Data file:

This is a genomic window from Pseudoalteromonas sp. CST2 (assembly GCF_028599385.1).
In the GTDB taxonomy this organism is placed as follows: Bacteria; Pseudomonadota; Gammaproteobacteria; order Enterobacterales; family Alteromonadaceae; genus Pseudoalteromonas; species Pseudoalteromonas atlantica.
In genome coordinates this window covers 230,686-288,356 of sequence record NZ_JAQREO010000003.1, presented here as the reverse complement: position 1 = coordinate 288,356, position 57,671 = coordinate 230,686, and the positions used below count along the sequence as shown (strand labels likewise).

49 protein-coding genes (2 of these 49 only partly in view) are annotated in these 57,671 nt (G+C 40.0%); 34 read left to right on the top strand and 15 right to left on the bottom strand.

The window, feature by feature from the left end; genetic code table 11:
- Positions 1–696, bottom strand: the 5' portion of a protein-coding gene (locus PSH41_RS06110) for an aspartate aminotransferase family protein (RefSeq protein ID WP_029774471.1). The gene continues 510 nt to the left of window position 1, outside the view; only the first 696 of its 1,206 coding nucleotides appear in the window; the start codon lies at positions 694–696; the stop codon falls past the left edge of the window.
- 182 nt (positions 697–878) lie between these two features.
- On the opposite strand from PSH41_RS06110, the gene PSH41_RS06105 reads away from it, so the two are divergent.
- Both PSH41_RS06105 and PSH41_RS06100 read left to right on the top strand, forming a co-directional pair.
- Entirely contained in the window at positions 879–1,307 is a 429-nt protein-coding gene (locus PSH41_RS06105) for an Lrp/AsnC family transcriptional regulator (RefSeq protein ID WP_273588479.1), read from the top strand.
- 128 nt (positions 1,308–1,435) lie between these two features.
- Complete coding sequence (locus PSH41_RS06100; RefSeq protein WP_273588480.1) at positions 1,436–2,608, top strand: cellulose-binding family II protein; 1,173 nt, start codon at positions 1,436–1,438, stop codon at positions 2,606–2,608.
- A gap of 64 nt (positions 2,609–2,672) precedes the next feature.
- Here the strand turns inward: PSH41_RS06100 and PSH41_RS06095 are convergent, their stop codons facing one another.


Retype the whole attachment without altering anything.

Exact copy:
This is a genomic window from Pseudoalteromonas sp. CST2 (assembly GCF_028599385.1).
In the GTDB taxonomy this organism is placed as follows: Bacteria; Pseudomonadota; Gammaproteobacteria; order Enterobacterales; family Alteromonadaceae; genus Pseudoalteromonas; species Pseudoalteromonas atlantica.
In genome coordinates this window covers 230,686-288,356 of sequence record NZ_JAQREO010000003.1, presented here as the reverse complement: position 1 = coordinate 288,356, position 57,671 = coordinate 230,686, and the positions used below count along the sequence as shown (strand labels likewise).

49 protein-coding genes (2 of these 49 only partly in view) are annotated in these 57,671 nt (G+C 40.0%); 34 read left to right on the top strand and 15 right to left on the bottom strand.

The window, feature by feature from the left end; genetic code table 11:
- Positions 1–696, bottom strand: the 5' portion of a protein-coding gene (locus PSH41_RS06110) for an aspartate aminotransferase family protein (RefSeq protein ID WP_029774471.1). The gene continues 510 nt to the left of window position 1, outside the view; only the first 696 of its 1,206 coding nucleotides appear in the window; the start codon lies at positions 694–696; the stop codon falls past the left edge of the window.
- 182 nt (positions 697–878) lie between these two features.
- On the opposite strand from PSH41_RS06110, the gene PSH41_RS06105 reads away from it, so the two are divergent.
- Both PSH41_RS06105 and PSH41_RS06100 read left to right on the top strand, forming a co-directional pair.
- Entirely contained in the window at positions 879–1,307 is a 429-nt protein-coding gene (locus PSH41_RS06105) for an Lrp/AsnC family transcriptional regulator (RefSeq protein ID WP_273588479.1), read from the top strand.
- 128 nt (positions 1,308–1,435) lie between these two features.
- Complete coding sequence (locus PSH41_RS06100; RefSeq protein WP_273588480.1) at positions 1,436–2,608, top strand: cellulose-binding family II protein; 1,173 nt, start codon at positions 1,436–1,438, stop codon at positions 2,606–2,608.
- A gap of 64 nt (positions 2,609–2,672) precedes the next feature.
- Here the strand turns inward: PSH41_RS06100 and PSH41_RS06095 are convergent, their stop codons facing one another.